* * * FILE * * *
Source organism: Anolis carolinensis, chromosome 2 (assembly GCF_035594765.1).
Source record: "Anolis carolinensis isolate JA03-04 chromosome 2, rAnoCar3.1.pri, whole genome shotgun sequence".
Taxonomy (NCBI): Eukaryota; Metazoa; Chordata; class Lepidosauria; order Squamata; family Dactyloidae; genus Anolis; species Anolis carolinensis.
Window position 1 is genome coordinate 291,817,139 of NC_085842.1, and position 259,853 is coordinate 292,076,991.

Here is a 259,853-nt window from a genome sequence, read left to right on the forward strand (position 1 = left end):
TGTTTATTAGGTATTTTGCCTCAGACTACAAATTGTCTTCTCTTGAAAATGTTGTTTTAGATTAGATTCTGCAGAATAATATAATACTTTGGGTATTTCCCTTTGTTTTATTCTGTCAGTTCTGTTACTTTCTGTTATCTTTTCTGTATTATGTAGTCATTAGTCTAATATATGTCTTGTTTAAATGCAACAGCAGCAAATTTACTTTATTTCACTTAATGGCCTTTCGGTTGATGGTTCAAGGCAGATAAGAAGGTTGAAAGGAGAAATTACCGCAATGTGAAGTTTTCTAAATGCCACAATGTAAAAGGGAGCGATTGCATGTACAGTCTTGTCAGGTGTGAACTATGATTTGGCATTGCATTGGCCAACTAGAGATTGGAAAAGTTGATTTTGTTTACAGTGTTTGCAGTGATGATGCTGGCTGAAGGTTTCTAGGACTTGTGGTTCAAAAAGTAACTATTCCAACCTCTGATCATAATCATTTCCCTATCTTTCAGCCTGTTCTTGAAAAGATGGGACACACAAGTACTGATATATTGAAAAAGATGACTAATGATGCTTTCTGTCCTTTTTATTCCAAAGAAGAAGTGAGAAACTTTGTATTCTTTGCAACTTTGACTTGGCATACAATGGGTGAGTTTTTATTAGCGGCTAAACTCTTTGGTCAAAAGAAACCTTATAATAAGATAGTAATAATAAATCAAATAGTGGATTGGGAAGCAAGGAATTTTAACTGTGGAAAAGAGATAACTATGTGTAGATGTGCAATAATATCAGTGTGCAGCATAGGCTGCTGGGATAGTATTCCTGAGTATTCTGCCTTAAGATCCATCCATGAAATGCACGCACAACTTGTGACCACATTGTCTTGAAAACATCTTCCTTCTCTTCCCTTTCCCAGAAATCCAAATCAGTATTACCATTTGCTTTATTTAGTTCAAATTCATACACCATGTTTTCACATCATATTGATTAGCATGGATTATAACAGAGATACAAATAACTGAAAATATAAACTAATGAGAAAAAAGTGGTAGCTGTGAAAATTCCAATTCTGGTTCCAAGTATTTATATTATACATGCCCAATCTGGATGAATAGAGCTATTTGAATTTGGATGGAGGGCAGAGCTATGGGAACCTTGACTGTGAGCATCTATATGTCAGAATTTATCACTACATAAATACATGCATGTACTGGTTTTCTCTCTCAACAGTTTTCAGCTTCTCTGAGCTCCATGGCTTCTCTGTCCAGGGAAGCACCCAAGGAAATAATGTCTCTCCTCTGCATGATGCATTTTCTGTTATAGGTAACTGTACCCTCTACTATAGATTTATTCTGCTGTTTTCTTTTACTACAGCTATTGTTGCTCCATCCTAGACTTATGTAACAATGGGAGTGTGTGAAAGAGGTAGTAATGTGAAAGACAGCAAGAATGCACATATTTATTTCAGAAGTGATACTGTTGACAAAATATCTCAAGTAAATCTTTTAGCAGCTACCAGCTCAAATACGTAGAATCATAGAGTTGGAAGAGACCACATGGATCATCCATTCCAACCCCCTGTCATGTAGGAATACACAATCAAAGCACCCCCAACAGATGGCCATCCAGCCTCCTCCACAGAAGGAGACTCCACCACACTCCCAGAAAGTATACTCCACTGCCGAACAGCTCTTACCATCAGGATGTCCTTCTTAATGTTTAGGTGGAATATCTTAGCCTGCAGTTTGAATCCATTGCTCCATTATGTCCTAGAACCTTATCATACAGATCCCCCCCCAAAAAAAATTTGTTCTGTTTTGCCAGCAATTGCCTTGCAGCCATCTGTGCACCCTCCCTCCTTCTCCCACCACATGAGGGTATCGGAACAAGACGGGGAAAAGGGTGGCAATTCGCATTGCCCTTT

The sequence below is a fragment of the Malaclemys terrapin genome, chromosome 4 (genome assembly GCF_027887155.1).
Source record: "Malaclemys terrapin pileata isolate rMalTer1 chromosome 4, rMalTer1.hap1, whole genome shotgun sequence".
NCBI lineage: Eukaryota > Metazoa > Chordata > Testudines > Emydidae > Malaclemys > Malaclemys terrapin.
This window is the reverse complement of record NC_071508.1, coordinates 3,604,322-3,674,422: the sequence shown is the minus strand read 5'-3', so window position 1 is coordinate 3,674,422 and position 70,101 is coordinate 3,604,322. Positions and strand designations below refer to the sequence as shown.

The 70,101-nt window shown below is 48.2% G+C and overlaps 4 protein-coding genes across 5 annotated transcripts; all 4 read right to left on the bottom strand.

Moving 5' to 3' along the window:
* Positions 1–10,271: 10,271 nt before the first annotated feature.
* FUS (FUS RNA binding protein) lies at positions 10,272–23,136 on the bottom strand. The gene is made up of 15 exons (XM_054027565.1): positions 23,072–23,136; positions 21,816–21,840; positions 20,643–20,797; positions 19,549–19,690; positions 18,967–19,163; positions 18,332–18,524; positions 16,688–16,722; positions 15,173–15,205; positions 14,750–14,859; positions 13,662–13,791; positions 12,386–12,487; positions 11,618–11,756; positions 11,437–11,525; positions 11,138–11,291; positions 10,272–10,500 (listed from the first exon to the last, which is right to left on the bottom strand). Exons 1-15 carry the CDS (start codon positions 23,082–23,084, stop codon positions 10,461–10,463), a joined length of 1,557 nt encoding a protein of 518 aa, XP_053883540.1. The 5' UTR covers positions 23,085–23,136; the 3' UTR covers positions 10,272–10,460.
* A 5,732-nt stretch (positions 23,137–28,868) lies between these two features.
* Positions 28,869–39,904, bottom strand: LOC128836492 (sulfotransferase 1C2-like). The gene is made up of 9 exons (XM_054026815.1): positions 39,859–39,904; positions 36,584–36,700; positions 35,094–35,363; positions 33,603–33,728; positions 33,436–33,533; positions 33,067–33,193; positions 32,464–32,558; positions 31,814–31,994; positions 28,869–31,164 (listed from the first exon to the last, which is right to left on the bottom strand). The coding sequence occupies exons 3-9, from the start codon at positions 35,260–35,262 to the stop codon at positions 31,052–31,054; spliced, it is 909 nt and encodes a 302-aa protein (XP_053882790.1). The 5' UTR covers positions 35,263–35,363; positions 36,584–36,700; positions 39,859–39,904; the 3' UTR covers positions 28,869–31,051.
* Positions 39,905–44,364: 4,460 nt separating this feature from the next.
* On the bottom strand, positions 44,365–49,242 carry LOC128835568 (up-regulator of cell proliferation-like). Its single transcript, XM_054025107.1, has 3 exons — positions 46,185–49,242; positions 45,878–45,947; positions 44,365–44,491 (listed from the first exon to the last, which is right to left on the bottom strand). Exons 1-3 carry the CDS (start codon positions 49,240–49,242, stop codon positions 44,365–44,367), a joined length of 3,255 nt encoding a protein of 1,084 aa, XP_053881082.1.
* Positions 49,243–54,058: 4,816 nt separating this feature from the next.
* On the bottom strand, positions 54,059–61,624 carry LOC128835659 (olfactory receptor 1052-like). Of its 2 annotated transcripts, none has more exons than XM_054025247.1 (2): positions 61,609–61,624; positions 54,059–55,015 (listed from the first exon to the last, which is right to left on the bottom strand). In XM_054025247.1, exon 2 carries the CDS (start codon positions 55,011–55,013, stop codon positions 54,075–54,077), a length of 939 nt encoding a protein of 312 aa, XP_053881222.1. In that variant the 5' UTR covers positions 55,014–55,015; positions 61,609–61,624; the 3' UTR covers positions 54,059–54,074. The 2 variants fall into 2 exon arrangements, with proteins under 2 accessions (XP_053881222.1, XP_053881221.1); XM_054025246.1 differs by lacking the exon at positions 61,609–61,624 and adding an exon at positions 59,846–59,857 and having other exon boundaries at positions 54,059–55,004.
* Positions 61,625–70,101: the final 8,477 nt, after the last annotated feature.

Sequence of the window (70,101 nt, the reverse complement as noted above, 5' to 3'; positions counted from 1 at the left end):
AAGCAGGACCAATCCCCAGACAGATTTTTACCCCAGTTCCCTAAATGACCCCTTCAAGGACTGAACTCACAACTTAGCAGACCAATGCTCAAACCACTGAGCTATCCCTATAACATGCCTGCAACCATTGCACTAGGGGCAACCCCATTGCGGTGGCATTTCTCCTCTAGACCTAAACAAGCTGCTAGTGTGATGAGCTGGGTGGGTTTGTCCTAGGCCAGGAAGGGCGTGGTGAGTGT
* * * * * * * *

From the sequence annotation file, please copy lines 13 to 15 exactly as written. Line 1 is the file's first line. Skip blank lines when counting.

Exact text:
* Positions 1–10,271: 10,271 nt before the first annotated feature.
* FUS (FUS RNA binding protein) lies at positions 10,272–23,136 on the bottom strand. The gene is made up of 15 exons (XM_054027565.1): positions 23,072–23,136; positions 21,816–21,840; positions 20,643–20,797; positions 19,549–19,690; positions 18,967–19,163; positions 18,332–18,524; positions 16,688–16,722; positions 15,173–15,205; positions 14,750–14,859; positions 13,662–13,791; positions 12,386–12,487; positions 11,618–11,756; positions 11,437–11,525; positions 11,138–11,291; positions 10,272–10,500 (listed from the first exon to the last, which is right to left on the bottom strand). Exons 1-15 carry the CDS (start codon positions 23,082–23,084, stop codon positions 10,461–10,463), a joined length of 1,557 nt encoding a protein of 518 aa, XP_053883540.1. The 5' UTR covers positions 23,085–23,136; the 3' UTR covers positions 10,272–10,460.
* A 5,732-nt stretch (positions 23,137–28,868) lies between these two features.